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|Title:||The α-globin gene family of an Australian marsupial, Macropus eugenii: The long evolutionary history of the θ-globin gene and its functional status in mammals|
|Other Titles:||The alpha-globin gene family of an Australian marsupial, Macropus eugenii: The long evolutionary history of the theta-globin gene and its functional status in mammals|
|Citation:||Journal of Molecular Evolution, 2005; 60(5):653-664|
|Steven J.B. Cooper, David Wheeler, Rory M. Hope, Gaynor Dolman, Kathleen M. Saint, Andrew A. Gooley and Robert A.B. Holland|
|Abstract:||Comparative evolutionary analyses of gene families among divergent lineages can provide information on the order and timing of major gene duplication events and evolution of gene function. Here we investigate the evolutionary history of the α-globin gene family in mammals by isolating and characterizing α-like globin genes from an Australian marsupial, the tammar wallaby, Macropus eugenii. Sequence and phylogenetic analyses indicate that the tammar α -globin family consists of at least four genes including a single adult-expressed gene (α), two embryonic/neonatally expressed genes (ζ and ζ′), and θ -globin, each orthologous to the respective α-, ζ-, and θ-globin genes of eutherian mammals. The results suggest that the θ -globin lineage arose by duplication of an ancestral adult α-globin gene and had already evolved an unusual promoter region, atypical of all known α-globin gene promoters, prior to the divergence of the marsupial and eutherian lineages. Evolutionary analyses, using a maximum likelihood approach, indicate that θ -globin, has evolved under strong selective constraints in both marsupials and the lineage leading to human θ -globin, suggesting a long-term functional status. Overall, our results indicate that at least a four-gene cluster consisting of three α-like and one β-like globin genes linked in the order 5′–ζ–α–θ–ω–3′ existed in the common ancestor of marsupials and eutherians. However, results are inconclusive as to whether the two tammar ζ-globin genes arose by duplication prior to the radiation of the marsupial and eutherian lineages, with maintenance of exon sequences by gene conversion, or more recently within marsupials.|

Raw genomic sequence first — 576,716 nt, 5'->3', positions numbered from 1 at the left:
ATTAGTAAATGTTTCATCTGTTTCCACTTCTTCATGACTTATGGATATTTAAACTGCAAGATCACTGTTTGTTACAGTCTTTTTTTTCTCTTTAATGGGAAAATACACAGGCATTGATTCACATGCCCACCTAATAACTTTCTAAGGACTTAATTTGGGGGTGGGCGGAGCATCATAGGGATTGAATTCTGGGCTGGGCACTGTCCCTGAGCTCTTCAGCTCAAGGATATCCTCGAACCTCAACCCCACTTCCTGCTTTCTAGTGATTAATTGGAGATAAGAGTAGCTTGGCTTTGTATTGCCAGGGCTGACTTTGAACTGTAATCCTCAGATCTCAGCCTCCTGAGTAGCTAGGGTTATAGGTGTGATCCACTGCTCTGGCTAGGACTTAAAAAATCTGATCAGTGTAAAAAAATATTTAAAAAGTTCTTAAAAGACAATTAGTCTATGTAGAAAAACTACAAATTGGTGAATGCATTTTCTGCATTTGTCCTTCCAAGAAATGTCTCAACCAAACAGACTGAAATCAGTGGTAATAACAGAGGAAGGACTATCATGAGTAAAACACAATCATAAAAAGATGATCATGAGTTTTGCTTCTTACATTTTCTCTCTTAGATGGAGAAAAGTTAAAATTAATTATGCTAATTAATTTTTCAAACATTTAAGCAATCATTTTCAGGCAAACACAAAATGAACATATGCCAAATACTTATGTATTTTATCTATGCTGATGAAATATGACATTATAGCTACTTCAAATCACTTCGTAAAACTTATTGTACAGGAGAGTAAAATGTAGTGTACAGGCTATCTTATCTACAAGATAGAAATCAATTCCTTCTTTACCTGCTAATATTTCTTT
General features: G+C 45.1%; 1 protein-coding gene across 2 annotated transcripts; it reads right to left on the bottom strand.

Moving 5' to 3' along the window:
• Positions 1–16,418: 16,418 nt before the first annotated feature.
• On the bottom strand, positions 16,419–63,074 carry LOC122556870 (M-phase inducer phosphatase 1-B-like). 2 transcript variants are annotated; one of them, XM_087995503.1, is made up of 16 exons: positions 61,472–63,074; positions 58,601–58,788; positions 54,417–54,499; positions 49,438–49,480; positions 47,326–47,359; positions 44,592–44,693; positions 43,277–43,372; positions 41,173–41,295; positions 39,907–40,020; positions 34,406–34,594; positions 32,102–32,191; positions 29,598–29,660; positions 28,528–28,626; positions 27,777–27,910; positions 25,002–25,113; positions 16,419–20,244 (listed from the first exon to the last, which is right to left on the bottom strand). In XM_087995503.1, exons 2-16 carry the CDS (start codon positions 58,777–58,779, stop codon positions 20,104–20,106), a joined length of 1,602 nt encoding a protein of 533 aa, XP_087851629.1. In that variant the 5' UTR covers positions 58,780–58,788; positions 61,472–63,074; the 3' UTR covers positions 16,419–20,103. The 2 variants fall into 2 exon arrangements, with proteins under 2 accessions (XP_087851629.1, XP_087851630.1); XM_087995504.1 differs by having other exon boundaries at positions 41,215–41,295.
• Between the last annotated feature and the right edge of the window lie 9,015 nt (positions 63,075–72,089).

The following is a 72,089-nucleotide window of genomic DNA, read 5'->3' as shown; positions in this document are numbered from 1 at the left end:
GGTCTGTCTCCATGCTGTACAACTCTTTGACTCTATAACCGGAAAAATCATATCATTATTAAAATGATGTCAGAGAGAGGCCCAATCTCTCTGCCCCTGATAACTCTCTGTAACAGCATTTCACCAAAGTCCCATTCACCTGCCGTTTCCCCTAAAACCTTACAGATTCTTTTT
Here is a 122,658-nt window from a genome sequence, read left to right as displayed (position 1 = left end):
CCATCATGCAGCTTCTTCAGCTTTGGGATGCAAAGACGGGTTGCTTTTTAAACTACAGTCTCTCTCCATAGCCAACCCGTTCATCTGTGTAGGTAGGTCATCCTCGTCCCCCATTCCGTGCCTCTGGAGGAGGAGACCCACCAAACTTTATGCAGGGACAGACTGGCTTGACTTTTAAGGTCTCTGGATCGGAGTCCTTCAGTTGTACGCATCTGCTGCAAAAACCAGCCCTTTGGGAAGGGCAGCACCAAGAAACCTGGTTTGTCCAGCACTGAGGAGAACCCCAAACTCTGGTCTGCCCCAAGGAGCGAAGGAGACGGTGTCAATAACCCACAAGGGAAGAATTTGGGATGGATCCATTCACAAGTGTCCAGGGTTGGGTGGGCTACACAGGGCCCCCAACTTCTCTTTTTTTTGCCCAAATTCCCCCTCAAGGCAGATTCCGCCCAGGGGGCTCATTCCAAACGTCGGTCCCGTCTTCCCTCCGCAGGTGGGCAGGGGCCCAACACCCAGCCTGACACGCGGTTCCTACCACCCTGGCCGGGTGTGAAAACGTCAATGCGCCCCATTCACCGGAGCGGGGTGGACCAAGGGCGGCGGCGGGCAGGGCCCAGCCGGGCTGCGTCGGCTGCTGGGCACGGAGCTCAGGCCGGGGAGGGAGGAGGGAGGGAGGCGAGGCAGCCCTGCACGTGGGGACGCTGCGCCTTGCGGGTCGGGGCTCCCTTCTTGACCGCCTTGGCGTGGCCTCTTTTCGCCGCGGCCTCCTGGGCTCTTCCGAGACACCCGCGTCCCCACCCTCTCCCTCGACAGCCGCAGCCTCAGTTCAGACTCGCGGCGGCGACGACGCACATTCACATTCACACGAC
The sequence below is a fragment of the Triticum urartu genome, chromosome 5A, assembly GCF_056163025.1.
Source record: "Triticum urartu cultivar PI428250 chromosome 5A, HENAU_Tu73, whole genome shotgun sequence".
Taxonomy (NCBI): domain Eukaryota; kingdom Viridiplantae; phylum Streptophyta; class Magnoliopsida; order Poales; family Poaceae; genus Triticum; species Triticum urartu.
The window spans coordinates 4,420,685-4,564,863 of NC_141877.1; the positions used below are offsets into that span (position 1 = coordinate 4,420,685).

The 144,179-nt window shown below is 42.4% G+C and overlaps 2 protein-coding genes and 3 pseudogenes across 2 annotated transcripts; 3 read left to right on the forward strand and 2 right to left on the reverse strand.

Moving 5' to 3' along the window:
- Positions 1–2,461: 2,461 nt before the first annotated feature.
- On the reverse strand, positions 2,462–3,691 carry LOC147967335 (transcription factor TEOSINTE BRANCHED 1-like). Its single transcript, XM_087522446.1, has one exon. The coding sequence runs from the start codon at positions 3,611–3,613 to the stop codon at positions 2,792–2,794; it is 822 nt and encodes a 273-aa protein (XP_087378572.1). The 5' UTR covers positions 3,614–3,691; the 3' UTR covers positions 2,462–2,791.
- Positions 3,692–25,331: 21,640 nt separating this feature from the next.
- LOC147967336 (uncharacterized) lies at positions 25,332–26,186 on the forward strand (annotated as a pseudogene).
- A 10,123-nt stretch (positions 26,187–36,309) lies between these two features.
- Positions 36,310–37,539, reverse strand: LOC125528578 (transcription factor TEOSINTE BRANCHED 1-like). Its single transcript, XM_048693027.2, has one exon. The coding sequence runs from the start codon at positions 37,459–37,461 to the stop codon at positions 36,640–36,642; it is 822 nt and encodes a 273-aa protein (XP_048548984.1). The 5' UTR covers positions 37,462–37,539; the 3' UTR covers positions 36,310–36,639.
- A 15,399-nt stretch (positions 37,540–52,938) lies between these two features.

|Keywords:||Animals; Macropodidae; Globins; DNA Primers; Likelihood Functions; Sequence Analysis, DNA; Evolution, Molecular; Phylogeny; Amino Acid Sequence; Base Sequence; Multigene Family; Models, Genetic; Molecular Sequence Data; Australia; Promoter Regions, Genetic; Selection, Genetic|
|Description:||Copyright Springer Science & Business Media B.V.|
|Appears in Collections:||Molecular and Biomedical Science publications|
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